Troy Moore Undergraduate Ethics Essay Contest

Troy Moore Undergraduate Ethics Essay Contest.

Annual Troy Moore Undergraduate Ethics Essay Contest

Each year, the Jean Beer Blumenfeld Center for Ethics sponsors an ethics essay contest, open to all GSU undergraduates. The contest commemorates Orbun Troy Moore III, who attended GSU in the 1990s. His life was tragically cut short in an automobile accident before he graduated. He was awarded his degree posthumously. The annual Troy Moore Undergraduate Ethics Essay contest is made possible through the generosity of the Moore family. They honor the memory of the young man they called “Buddy.” He had inspired his family and friends by transforming himself as a student and a person with a GSU humanities education. The annual contest in his name offers undergraduates the opportunity to grow with careful research about themes in ethics.

Sponsored by the Jean Beer Blumenfeld Center for Ethics

Prizes: First $250, Second $150, Third $100

Entries due Friday 1/27/23 at Noon ET.

The Troy Moore essay contest is an annual competition that challenges Georgia State University undergraduates to analyze the urgent ethical issues confronting them in today’s complex world. Students are encouraged to write thought-provoking and well-informed essays that address ethical questions in a reasoned and rigorous way.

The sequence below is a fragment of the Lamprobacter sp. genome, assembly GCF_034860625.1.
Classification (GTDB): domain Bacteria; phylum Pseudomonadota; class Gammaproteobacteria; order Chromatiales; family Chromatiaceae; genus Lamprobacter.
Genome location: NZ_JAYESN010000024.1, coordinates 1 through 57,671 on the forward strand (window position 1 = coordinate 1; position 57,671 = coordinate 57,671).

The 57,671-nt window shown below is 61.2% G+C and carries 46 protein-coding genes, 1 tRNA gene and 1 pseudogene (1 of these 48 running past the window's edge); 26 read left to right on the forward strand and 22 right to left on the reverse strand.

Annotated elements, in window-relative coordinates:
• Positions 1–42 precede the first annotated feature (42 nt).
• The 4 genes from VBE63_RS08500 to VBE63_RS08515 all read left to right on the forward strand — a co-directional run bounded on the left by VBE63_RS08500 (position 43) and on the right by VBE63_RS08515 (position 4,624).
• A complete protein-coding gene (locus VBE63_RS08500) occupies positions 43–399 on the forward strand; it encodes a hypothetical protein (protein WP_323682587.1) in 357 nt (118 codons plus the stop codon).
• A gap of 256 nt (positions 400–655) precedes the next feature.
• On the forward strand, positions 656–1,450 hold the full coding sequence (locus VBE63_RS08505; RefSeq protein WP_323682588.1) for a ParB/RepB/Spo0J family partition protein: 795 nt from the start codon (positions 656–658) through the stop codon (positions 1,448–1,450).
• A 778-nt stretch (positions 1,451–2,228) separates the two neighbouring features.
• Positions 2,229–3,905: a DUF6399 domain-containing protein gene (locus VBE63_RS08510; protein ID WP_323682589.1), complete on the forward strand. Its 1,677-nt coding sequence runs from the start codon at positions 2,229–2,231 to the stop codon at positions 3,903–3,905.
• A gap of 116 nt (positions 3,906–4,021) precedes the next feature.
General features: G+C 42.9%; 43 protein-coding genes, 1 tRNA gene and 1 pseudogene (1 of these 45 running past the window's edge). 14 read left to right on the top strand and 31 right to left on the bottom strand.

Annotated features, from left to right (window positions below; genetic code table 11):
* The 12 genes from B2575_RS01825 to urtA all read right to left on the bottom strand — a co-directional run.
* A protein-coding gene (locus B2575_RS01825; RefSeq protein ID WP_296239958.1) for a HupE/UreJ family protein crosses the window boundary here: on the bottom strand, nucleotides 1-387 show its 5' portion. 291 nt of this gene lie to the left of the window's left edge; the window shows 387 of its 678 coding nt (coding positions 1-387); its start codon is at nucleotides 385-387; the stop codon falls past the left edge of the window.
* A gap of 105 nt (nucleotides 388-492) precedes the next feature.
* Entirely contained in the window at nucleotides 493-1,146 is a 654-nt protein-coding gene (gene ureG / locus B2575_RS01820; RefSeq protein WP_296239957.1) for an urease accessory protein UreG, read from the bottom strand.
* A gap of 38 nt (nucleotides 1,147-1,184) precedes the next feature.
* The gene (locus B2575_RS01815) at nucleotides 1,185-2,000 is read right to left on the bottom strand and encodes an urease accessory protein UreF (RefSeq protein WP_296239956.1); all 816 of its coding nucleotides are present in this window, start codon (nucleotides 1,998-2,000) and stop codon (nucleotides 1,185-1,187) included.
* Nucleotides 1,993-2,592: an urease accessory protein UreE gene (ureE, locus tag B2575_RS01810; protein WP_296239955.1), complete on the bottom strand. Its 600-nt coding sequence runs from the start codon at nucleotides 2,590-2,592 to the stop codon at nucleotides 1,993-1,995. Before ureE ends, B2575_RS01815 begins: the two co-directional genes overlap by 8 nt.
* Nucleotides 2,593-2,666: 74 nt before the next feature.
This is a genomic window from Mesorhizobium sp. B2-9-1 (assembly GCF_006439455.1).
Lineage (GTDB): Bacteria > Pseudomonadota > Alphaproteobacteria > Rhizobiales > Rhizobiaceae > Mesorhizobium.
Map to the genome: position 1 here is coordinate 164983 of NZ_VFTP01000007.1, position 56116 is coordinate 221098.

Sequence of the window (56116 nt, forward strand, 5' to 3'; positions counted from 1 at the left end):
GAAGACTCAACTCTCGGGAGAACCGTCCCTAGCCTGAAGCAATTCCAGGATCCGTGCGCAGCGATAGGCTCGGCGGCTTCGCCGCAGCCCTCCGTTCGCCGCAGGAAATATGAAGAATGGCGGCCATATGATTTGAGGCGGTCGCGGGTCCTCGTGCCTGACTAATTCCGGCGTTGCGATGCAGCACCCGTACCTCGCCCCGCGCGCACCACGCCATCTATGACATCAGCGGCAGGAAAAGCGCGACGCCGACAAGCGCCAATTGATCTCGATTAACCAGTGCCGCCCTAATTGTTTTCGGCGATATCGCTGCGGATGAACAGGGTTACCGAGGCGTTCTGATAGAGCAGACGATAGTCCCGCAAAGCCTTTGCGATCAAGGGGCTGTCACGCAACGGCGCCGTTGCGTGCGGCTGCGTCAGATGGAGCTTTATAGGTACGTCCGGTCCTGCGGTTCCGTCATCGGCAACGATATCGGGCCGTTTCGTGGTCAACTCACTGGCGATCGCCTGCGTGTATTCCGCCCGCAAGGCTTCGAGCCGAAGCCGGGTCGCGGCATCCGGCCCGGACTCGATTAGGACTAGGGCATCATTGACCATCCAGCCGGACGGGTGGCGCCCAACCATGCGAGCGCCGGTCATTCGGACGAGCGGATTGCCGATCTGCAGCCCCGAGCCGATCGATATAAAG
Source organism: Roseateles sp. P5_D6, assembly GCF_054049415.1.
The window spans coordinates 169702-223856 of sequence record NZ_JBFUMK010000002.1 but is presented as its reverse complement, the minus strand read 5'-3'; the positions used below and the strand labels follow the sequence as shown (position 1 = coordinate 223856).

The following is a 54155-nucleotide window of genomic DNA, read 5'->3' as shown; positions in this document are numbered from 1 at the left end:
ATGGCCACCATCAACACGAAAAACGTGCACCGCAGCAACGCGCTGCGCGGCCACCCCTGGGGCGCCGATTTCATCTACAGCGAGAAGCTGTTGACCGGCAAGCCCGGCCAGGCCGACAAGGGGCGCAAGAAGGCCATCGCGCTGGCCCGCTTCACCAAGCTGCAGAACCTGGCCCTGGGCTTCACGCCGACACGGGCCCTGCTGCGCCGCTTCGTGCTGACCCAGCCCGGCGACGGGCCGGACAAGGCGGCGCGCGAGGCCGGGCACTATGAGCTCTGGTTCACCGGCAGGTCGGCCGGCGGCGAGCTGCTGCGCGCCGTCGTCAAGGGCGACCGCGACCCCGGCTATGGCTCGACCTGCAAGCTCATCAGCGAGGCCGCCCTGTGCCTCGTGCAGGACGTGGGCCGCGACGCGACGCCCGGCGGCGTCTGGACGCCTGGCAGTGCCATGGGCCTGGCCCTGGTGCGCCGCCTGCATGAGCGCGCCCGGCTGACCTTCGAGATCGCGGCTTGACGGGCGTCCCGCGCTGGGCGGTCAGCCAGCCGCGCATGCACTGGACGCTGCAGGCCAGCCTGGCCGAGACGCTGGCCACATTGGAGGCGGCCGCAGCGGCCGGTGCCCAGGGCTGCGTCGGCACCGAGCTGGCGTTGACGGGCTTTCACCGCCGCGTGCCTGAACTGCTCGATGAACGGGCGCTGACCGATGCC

This year’s suggested topics:

  • What forms of protest, if any, are appropriate in light of the concerns about climate change?
  • Reflect on whether and how we may ethically separate art from the ethics and politics of the artists who produce it.
  • What forms of content moderation are ethically appropriate for social media?
  • If the owners of a private company disagrees with its home state’s policies about women’s or reproductive health care, how ought they to respond?
  • Some people claim our world is increasingly and dangerously polarized. Does this mean mutual acceptance is more important that truth or justice?
  • Martin Luther King said, “The arc of the moral universe is long, but it bends toward justice.”  Critically consider what sort of evidence there is for or against King’s claim.
  • Carefully examine the ethical aspects or implications of a major literary work, a film, or significant piece of art.
  • Articulate with clarity an ethical problem or puzzle you have encountered and analyze what it has taught you about ethics, yourself, or the world.

In writing their essays, students are also encouraged to draw upon scholarly work in a field relevant to their topic.  For example, an essay might discuss and critically assess the competing views of two or three philosophers, political theorists, or legal scholars.

Essays are due to Donna C. Hardaway at ethics@gsu.edu by Noon ET on Friday, January 27, 2023. (MS Word or .pdf format only). 

Please read the rules carefully: http://ethics.gsu.edu/students/troymoorerules/